A pending $500,000 civil lawsuit alleges negligence, nuisance and trespassing and has resulted in a temporary, court-ordered injunction – all because one man smoked marijuana in the privacy of his own home.
Generally, one’s home is considered sacred in terms of privacy. And that’s the argument being made by the 53-year-old defendant, who argues he should be able to do as he pleases inside his own four walls.
His neighbors next door, on the other hand, allege his habits are a danger to their health and that of their young daughter, and that he has made it difficult to enjoy their newly-renovated home. The two properties share a common wall, and they say the marijuana smoke creeps into their daughter’s playroom. Additionally, the woman is pregnant with the couple’s second child, and fears the second-hand smoke could pose additional health hazards to the fetus.
The neighbors said they tried to handle the matter out-of-court, but defendant refused to curtail his activities, which are recreational and not medical. Such activity is now legal in D.C.
While the matter is pending, a judge issued a prohibition on smoking of any substance inside the home.
Although the case is garnering attention because of the fact that it involves marijuana, there are an increasing number of cases in which smokers and non-smokers are facing off in court. For example, in Orange County two years ago, a jury decided in favor of a homeowner who sued a neighborhood association that reportedly failed to resolve a dispute among neighbors over secondhand smoke. Plaintiff was awarded $15,000.
Before that in New York, one neighbor sued another for smoking cigars. Although plaintiffs initially sought $2 million in compensation, saying the smoke permeated their luxury apartment, the dispute was ultimately settled by defendant agreeing to a $2,000 fine for every time the neighbors smelled the stench of cigars.
While our Los Angeles marijuana lawyers aren’t surprised a dispute between neighbors is being handled by a judge, it is somewhat disconcerting that a judge has determined a person can’t smoke within the confines of his own home. The ruling runs contrary to the traditional sentiment that one’s home is one’s castle. The imposition on smoker’s rights is expected to face significant challenges.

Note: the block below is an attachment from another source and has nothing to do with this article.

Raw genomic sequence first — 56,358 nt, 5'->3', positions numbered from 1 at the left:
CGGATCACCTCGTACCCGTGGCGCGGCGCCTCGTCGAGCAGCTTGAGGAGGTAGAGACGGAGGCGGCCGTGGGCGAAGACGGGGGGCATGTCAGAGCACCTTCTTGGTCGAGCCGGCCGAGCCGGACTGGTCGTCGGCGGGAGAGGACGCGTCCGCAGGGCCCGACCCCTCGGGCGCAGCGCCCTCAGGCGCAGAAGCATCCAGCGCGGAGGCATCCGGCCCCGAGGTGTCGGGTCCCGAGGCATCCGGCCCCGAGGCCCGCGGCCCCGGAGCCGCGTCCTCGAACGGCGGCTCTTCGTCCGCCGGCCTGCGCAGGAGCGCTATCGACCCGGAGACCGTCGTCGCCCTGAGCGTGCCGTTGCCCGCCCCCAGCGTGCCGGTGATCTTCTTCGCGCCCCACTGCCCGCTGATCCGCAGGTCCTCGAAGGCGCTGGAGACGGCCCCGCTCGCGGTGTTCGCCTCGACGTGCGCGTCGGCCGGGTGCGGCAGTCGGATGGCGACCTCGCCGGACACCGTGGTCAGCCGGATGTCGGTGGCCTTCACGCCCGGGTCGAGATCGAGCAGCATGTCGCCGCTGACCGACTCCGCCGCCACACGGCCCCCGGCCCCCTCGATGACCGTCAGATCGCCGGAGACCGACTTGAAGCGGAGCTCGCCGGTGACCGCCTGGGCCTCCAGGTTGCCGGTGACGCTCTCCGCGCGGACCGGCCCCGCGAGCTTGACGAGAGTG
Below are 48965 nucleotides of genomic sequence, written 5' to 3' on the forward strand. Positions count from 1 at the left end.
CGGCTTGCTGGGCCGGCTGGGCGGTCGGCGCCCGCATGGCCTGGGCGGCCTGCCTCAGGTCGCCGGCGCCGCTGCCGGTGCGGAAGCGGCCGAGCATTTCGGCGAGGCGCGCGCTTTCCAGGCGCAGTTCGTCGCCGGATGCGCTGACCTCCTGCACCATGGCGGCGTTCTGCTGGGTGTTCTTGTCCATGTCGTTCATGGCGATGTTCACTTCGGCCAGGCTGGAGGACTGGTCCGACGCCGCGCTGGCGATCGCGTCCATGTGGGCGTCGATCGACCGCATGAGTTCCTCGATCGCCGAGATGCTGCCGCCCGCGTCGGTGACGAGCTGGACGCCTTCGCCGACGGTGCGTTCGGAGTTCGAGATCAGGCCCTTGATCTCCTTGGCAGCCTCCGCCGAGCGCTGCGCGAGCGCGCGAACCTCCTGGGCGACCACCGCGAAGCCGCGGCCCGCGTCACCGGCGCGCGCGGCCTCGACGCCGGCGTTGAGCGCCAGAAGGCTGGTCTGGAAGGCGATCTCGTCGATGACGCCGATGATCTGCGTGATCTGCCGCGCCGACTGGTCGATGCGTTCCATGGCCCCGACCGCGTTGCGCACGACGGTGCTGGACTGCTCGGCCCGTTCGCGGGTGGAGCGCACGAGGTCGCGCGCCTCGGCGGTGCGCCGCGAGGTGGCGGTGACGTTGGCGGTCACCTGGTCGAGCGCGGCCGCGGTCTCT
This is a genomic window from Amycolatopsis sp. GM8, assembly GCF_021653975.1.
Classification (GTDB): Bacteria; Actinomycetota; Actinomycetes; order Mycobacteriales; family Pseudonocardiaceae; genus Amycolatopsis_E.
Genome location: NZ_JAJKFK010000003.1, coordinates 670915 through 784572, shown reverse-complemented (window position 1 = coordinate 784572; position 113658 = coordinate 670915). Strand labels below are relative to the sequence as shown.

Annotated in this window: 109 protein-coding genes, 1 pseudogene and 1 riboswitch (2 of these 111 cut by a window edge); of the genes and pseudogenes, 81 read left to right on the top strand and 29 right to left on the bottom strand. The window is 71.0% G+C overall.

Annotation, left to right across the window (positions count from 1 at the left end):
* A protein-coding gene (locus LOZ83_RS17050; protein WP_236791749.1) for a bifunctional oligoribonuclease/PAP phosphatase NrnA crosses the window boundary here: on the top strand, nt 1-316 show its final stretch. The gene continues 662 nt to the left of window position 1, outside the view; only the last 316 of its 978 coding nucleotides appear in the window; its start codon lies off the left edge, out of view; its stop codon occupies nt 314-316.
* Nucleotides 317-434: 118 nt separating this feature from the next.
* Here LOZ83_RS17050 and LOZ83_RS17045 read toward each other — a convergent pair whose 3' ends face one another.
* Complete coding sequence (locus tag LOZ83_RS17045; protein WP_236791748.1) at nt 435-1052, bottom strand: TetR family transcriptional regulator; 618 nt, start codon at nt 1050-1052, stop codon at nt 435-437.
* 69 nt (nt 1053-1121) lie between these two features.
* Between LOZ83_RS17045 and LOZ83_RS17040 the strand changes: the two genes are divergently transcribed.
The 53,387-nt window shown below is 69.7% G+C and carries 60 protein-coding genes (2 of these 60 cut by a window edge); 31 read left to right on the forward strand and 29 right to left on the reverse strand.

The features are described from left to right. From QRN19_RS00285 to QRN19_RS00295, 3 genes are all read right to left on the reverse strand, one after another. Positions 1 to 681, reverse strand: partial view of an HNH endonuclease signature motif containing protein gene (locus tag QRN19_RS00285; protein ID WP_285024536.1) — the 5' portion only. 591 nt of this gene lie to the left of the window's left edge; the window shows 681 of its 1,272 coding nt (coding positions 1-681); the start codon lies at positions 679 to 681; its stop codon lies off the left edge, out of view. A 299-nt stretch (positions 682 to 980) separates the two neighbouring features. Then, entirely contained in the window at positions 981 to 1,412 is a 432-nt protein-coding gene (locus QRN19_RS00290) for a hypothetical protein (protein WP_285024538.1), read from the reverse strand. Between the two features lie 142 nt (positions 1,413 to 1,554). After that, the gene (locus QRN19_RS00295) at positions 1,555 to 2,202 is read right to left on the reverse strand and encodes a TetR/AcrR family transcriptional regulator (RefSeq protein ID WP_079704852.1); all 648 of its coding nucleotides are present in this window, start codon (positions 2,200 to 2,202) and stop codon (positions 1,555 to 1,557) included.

Here, the injunction remains in place until either a follow-up decision by the judge or a trial. The latter isn’t scheduled until autumn. In the meantime, homeowner says he’s been forced to leave his home and his property to smoke. It is illegal to smoke the drug in public.
Plaintiff’s argue the activity is no longer “private” once the smoke enters their home.
An inspection report on the home indicated there were cracks in the shared wall between the two dwellings. Additionally, decay in defendant’s chimney caused smoke filter between one residence to the other. Plaintiffs have set they will drop the lawsuit if defendant will cover the cost of these repairs so that the smoke does not seep from one home into the other.
However, defendant property owner said there are questions about whether the extensive renovations plaintiffs conducted to their home prior to moving in may have resulted in some of the damage. There is also concern in such a situation, plaintiffs would have too much control over the extent of repairs conducted, and whether it is done according to their standards.
The Los Angeles CANNABIS LAW Group represents growers, dispensaries, collectives, patients and those facing marijuana charges. Call us at 714-937-2050.
D.C. neighbors’ sparring over secondhand smoke lands in court, March 10, 2015, By Keith L. Alexander, The Washington Post
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Marijuana Insurance Considerations Amid Expanding Legalization, March 13, 2015, California Marijuana Lawyer